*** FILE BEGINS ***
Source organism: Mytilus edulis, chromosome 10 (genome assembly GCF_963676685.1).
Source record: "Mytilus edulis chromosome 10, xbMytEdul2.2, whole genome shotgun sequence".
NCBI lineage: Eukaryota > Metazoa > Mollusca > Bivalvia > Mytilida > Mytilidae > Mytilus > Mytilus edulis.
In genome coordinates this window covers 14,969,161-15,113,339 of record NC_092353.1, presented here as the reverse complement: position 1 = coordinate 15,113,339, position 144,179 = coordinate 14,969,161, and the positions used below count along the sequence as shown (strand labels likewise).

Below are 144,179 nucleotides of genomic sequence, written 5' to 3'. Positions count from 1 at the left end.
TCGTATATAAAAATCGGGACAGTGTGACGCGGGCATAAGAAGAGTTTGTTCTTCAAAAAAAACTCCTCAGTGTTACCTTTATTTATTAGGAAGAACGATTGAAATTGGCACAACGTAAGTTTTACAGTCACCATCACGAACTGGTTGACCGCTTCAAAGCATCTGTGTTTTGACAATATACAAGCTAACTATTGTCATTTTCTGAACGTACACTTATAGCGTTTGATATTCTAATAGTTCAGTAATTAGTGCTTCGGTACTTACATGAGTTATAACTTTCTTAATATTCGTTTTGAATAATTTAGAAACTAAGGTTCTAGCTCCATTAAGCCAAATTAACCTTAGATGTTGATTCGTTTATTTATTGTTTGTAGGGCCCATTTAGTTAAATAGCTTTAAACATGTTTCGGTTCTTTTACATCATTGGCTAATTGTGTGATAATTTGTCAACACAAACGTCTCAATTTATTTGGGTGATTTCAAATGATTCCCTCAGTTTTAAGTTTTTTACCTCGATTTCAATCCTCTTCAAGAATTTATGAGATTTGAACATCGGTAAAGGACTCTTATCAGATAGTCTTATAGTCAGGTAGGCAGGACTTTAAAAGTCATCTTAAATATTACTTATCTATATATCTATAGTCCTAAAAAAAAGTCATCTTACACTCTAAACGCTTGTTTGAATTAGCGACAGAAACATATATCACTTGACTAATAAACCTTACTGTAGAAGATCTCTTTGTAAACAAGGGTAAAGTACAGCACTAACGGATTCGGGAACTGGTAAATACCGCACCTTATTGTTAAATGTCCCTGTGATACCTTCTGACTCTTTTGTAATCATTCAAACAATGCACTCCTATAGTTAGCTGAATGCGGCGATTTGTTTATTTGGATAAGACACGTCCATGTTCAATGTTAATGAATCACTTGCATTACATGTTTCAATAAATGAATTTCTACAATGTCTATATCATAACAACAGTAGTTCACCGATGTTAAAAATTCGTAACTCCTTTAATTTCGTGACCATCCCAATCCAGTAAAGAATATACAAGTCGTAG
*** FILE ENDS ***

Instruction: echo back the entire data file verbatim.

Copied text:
Source organism: Mytilus edulis, chromosome 10 (genome assembly GCF_963676685.1).
Source record: "Mytilus edulis chromosome 10, xbMytEdul2.2, whole genome shotgun sequence".
NCBI lineage: Eukaryota > Metazoa > Mollusca > Bivalvia > Mytilida > Mytilidae > Mytilus > Mytilus edulis.
In genome coordinates this window covers 14,969,161-15,113,339 of record NC_092353.1, presented here as the reverse complement: position 1 = coordinate 15,113,339, position 144,179 = coordinate 14,969,161, and the positions used below count along the sequence as shown (strand labels likewise).

Below are 144,179 nucleotides of genomic sequence, written 5' to 3'. Positions count from 1 at the left end.
TCGTATATAAAAATCGGGACAGTGTGACGCGGGCATAAGAAGAGTTTGTTCTTCAAAAAAAACTCCTCAGTGTTACCTTTATTTATTAGGAAGAACGATTGAAATTGGCACAACGTAAGTTTTACAGTCACCATCACGAACTGGTTGACCGCTTCAAAGCATCTGTGTTTTGACAATATACAAGCTAACTATTGTCATTTTCTGAACGTACACTTATAGCGTTTGATATTCTAATAGTTCAGTAATTAGTGCTTCGGTACTTACATGAGTTATAACTTTCTTAATATTCGTTTTGAATAATTTAGAAACTAAGGTTCTAGCTCCATTAAGCCAAATTAACCTTAGATGTTGATTCGTTTATTTATTGTTTGTAGGGCCCATTTAGTTAAATAGCTTTAAACATGTTTCGGTTCTTTTACATCATTGGCTAATTGTGTGATAATTTGTCAACACAAACGTCTCAATTTATTTGGGTGATTTCAAATGATTCCCTCAGTTTTAAGTTTTTTACCTCGATTTCAATCCTCTTCAAGAATTTATGAGATTTGAACATCGGTAAAGGACTCTTATCAGATAGTCTTATAGTCAGGTAGGCAGGACTTTAAAAGTCATCTTAAATATTACTTATCTATATATCTATAGTCCTAAAAAAAAGTCATCTTACACTCTAAACGCTTGTTTGAATTAGCGACAGAAACATATATCACTTGACTAATAAACCTTACTGTAGAAGATCTCTTTGTAAACAAGGGTAAAGTACAGCACTAACGGATTCGGGAACTGGTAAATACCGCACCTTATTGTTAAATGTCCCTGTGATACCTTCTGACTCTTTTGTAATCATTCAAACAATGCACTCCTATAGTTAGCTGAATGCGGCGATTTGTTTATTTGGATAAGACACGTCCATGTTCAATGTTAATGAATCACTTGCATTACATGTTTCAATAAATGAATTTCTACAATGTCTATATCATAACAACAGTAGTTCACCGATGTTAAAAATTCGTAACTCCTTTAATTTCGTGACCATCCCAATCCAGTAAAGAATATACAAGTCGTAG